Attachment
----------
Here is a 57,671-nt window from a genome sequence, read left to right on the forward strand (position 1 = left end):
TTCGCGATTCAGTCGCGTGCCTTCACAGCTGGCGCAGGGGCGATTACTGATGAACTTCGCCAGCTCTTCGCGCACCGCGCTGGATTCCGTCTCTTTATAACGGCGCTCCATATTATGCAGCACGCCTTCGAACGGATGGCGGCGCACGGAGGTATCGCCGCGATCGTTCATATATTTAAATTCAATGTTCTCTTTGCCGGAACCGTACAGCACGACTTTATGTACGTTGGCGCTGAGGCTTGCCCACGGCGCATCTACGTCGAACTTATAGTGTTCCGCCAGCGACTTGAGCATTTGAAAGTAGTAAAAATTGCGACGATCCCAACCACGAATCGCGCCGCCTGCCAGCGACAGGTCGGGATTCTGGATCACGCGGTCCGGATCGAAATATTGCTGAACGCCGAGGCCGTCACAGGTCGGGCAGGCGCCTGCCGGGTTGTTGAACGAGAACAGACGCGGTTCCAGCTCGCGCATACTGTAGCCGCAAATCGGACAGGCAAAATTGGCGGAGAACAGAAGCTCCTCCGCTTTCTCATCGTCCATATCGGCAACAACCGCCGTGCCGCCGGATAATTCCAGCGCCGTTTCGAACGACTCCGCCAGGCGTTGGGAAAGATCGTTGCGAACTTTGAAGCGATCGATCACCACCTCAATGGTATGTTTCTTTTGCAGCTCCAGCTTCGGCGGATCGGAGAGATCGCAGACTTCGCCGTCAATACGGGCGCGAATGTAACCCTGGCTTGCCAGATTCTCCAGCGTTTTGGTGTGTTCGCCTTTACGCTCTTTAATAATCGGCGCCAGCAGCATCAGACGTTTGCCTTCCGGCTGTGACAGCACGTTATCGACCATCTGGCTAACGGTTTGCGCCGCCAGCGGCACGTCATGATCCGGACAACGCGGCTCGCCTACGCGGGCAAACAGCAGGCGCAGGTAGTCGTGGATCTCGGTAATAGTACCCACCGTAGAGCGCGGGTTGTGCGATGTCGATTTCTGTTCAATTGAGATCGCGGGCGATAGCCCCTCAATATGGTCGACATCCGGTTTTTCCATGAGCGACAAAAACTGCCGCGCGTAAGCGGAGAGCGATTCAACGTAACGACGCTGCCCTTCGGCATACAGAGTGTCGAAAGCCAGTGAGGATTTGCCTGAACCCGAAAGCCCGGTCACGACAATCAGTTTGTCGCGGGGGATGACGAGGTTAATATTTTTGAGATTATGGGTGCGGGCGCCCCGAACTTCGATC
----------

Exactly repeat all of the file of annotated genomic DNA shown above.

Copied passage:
Here is a 57,671-nt window from a genome sequence, read left to right on the forward strand (position 1 = left end):
TTCGCGATTCAGTCGCGTGCCTTCACAGCTGGCGCAGGGGCGATTACTGATGAACTTCGCCAGCTCTTCGCGCACCGCGCTGGATTCCGTCTCTTTATAACGGCGCTCCATATTATGCAGCACGCCTTCGAACGGATGGCGGCGCACGGAGGTATCGCCGCGATCGTTCATATATTTAAATTCAATGTTCTCTTTGCCGGAACCGTACAGCACGACTTTATGTACGTTGGCGCTGAGGCTTGCCCACGGCGCATCTACGTCGAACTTATAGTGTTCCGCCAGCGACTTGAGCATTTGAAAGTAGTAAAAATTGCGACGATCCCAACCACGAATCGCGCCGCCTGCCAGCGACAGGTCGGGATTCTGGATCACGCGGTCCGGATCGAAATATTGCTGAACGCCGAGGCCGTCACAGGTCGGGCAGGCGCCTGCCGGGTTGTTGAACGAGAACAGACGCGGTTCCAGCTCGCGCATACTGTAGCCGCAAATCGGACAGGCAAAATTGGCGGAGAACAGAAGCTCCTCCGCTTTCTCATCGTCCATATCGGCAACAACCGCCGTGCCGCCGGATAATTCCAGCGCCGTTTCGAACGACTCCGCCAGGCGTTGGGAAAGATCGTTGCGAACTTTGAAGCGATCGATCACCACCTCAATGGTATGTTTCTTTTGCAGCTCCAGCTTCGGCGGATCGGAGAGATCGCAGACTTCGCCGTCAATACGGGCGCGAATGTAACCCTGGCTTGCCAGATTCTCCAGCGTTTTGGTGTGTTCGCCTTTACGCTCTTTAATAATCGGCGCCAGCAGCATCAGACGTTTGCCTTCCGGCTGTGACAGCACGTTATCGACCATCTGGCTAACGGTTTGCGCCGCCAGCGGCACGTCATGATCCGGACAACGCGGCTCGCCTACGCGGGCAAACAGCAGGCGCAGGTAGTCGTGGATCTCGGTAATAGTACCCACCGTAGAGCGCGGGTTGTGCGATGTCGATTTCTGTTCAATTGAGATCGCGGGCGATAGCCCCTCAATATGGTCGACATCCGGTTTTTCCATGAGCGACAAAAACTGCCGCGCGTAAGCGGAGAGCGATTCAACGTAACGACGCTGCCCTTCGGCATACAGAGTGTCGAAAGCCAGTGAGGATTTGCCTGAACCCGAAAGCCCGGTCACGACAATCAGTTTGTCGCGGGGGATGACGAGGTTAATATTTTTGAGATTATGGGTGCGGGCGCCCCGAACTTCGATC